Businessman Seán Quinn, his son Seán and nephew Peter Darragh Quinn have been found to be in contempt of court at the High Court for putting assets beyond the reach of the Irish Bank Resolution Corporation.

The IBRC, formerly Anglo Irish Bank, accused them of taking steps to put the Quinn Group's international property assets out of the reach of the bank, after the court granted injunctions preventing them from doing so.

IBRC is currently chasing €2.8bn in debts from the group.

The court will hear arguments on Friday morning about what should happen next, but Ms Justice Elizabeth Dunne said it would be difficult to persuade her that there should not be a punitive element, as well as a coercive element to whatever action she takes.

Ms Justice Dunne said she was not impressed with the manner in which the three men gave evidence.

She said Peter Darragh Quinn was evasive, obstructive, uncooperative and, at times, untruthful and she came to the conclusion that he would have said and done anything to aid the plan he conceived to put assets beyond the reach of Anglo.

Ms Justice Dunne said Seán Quinn Snr was also evasive and uncooperative and that on a number of occasions during the hearing, rather than answer questions put to him, he embarked on lengthy criticisms of Anglo.

She said she found it impossible to accept his evidence that he had no hand, act or part in the matter after April 2011 following the appointment of a share receiver.

She said his evidence to that effect was not credible.

The judge said she was satisfied that he gave his nephew his imprimatur to implement the plan, and that he took whatever steps were required of him by signing documents as required when necessary.

She said she was satisfied beyond any doubt that he was fully supportive of it and actively involved in doing what was required to implement the plan as and when necessary.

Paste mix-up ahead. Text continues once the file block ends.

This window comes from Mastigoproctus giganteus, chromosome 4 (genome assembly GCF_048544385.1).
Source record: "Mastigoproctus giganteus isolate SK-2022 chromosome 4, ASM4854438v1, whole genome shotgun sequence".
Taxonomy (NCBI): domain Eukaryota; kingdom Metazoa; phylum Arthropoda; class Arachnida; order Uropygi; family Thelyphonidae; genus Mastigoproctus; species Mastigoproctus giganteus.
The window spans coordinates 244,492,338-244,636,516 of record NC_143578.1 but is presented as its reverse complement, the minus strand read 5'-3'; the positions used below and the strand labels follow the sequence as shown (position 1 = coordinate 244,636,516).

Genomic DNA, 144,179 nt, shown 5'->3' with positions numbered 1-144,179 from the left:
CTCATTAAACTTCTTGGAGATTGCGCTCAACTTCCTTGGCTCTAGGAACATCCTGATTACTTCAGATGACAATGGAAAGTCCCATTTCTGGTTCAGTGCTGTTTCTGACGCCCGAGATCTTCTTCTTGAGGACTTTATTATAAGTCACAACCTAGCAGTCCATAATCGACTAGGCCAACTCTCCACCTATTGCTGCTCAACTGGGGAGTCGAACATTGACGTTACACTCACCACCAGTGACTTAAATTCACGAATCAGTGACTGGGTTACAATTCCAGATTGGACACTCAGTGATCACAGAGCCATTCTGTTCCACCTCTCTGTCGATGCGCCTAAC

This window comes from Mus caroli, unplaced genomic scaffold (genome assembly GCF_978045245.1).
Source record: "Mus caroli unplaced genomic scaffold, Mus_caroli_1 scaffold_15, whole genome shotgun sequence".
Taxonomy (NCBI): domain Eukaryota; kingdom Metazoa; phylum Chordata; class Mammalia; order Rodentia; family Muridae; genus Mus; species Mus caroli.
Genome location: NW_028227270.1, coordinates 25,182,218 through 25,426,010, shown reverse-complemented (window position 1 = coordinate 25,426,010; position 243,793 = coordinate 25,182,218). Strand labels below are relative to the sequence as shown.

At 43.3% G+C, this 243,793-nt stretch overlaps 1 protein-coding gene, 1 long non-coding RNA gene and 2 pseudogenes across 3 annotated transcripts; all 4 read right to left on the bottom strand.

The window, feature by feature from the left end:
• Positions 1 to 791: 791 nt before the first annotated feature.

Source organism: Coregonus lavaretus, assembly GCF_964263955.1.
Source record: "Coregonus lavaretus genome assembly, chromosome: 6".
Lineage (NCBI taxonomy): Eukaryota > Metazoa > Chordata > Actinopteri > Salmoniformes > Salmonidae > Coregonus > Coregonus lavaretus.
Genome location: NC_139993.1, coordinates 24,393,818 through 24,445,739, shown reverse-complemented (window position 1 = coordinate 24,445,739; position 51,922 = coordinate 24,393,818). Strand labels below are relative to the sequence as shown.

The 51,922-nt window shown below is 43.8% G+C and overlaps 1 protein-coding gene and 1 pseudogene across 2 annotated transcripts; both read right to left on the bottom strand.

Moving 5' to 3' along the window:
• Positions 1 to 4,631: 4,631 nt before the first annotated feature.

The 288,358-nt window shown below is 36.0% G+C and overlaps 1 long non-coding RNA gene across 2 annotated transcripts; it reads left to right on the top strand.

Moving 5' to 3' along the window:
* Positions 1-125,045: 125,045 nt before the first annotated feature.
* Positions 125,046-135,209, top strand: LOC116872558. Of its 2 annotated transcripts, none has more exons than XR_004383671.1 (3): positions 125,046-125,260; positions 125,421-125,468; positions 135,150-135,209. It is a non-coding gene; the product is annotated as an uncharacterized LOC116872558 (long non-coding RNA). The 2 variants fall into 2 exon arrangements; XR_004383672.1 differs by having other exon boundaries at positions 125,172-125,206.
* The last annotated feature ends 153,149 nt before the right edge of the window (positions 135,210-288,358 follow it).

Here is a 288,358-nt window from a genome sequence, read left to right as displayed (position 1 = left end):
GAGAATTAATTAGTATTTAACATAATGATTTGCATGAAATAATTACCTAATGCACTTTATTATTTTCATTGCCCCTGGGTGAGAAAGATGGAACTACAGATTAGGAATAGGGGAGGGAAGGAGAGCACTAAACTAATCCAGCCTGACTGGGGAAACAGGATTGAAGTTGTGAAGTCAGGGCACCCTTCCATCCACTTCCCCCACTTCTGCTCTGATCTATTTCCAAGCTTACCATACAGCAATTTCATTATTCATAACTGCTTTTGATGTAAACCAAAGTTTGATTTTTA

Ms Justice Dunne found that Seán Quinn Jnr was not telling the truth in giving his evidence to the court.

She said Seán Quinn Snr spoke of the honourable respectable way in which the businesses in the Quinn Group were run and she wished she could say the same about the manner in which they had dealt with the adverse circumstances in which they now found themselves, having regard to the collapse of the Quinn business empire.

Ms Justice Dunne said there was a dispute between Anglo and the Quinns about Anglo's ability to recover a sum of around €2.8bn.

But she said it had never been in dispute that a sum of around €455m was due to Anglo.

Instead of trying to repay the admitted debt due, the Quinn family and in particular the three men in the contempt proceedings, had taken every step possible to make it as difficult as can be to recover any amount due.

Ms Justice Dunne said they had engaged in a complex, complicated and no doubt costly series of steps designed to put the international assets beyond the reach of Anglo in a blatant, dishonest and deceitful manner and had consciously misled courts in Ireland and elsewhere.

She said the behaviour of the respondents outlined in evidence before her was as far removed from the concept of honour and respectability as it is possible to be.

She will hear arguments on Friday about what steps should be taken next.

The judge said she would have thought that the coercive element should be to the fore, given the aims of the bank and what this was all about.

She told lawyers for the Quinns that the punitive element would be influenced by the level of cooperation from the Quinns in relation to any coercive order that might be made.

But she said having regard to all the circumstances, it would be difficult to persuade her that there should not be a punitive element as well as a coercive.

The bank is to let the Quinns know by 8pm tomorrow, what it intends to ask the court to do.

The possible penalties for contempt of court include imprisonment and fines.

Asked outside court what his reaction to the judgment was, Seán Quinn Snr said it was "interesting, very interesting".

He said he was not dishonest.